The U.S. ag sector really wants to know what’s coming next for the tenuous trade situation with China, but farmers and ranchers may have to settle for the status quo in the near future as the Biden administration takes its first steps toward dealing with the communist country.
China is on a corn-buying spree. USDA has announced large daily export sales for the 2020-21 marketing year on four of the five days this week, culminating with a sale of 800,000 metric tons to Chinese buyers on Friday.
The USDA announced Tuesday a large export grain sale of 1.156 million metric tons of U.S. corn to China for delivery in the 2020-21 marketing year, showing that the massive Chinese demand so far in the 2020-21 marketing year continues to be robust.
Agriculture Secretary Tom Vilsack said Monday that one of his top priorities will be making sure Canada and Mexico live up to their promises under the U.S.-Mexico-Canada Agreement, a pact that is already showing cracks.
China is determined to grow more self-sufficient, but the country is also widely expected to remain a growing importer of meat and grains for years to come as the Chinese economy and demand grows, outstripping production capacity, according to economists and new government forecasts.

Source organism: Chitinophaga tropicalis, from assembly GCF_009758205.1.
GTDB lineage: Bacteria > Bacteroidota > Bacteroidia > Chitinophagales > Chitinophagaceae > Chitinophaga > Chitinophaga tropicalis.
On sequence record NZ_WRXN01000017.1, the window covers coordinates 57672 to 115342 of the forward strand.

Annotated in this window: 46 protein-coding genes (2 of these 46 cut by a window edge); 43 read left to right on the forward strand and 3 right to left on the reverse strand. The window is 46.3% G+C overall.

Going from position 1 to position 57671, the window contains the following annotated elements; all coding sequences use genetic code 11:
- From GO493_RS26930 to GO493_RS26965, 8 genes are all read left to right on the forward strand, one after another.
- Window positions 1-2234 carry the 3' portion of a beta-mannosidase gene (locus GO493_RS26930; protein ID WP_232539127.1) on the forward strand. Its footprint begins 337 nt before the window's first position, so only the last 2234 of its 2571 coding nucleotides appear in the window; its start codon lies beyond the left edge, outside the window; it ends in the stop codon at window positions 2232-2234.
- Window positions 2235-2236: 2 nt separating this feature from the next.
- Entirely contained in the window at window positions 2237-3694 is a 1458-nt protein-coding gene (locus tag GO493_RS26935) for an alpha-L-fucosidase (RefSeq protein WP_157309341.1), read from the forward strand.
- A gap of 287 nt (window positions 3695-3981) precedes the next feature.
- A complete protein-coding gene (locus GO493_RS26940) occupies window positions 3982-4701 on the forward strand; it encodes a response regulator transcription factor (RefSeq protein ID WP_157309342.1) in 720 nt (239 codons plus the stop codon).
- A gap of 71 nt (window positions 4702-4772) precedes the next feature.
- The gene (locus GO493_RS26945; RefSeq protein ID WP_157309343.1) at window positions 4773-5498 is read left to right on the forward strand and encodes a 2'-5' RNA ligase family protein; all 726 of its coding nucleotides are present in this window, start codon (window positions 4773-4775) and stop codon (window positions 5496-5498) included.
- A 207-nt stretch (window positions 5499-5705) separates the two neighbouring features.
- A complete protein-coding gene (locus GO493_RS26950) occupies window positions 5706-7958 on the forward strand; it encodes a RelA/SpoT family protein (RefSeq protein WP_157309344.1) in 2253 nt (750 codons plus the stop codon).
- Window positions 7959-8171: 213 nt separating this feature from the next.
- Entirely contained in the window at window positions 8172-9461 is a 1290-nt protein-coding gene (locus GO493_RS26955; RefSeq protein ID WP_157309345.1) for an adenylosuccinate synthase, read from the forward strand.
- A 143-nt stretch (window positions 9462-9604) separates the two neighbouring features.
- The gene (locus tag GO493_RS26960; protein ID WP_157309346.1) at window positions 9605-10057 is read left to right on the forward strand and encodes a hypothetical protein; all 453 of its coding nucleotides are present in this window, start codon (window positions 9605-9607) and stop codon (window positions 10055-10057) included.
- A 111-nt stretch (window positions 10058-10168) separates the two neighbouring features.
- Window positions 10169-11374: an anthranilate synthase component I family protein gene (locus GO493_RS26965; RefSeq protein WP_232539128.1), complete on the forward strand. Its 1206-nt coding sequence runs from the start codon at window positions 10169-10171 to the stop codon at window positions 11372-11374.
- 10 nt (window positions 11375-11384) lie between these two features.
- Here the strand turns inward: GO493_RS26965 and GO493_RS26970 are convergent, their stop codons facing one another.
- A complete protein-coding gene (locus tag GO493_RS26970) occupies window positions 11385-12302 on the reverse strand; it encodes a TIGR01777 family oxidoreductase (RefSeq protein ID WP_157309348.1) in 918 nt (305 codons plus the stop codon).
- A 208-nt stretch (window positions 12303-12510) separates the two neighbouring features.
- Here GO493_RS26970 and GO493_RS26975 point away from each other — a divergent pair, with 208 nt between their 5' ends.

The Department of Agriculture expects U.S. farm exports to hit a record $157 billion for fiscal 2021, an increase of $21 billion over the year before, as the global economy recovers and China increases its already strong demand for U.S. corn, soybeans and meat.
There are new signs of division on the Senate Agriculture Committee when it comes to climate change. The committee’s top Republican, John Boozman, told members of the National Cotton Council Thursday that funding to address climate change could come out of existing farm bill programs.
There were high hopes after the phase one agreement was implemented last February that China would finally overhaul its opaque and sluggish approval process for new agricultural biotech traits, but that optimism has mostly turned to disappointment a year later.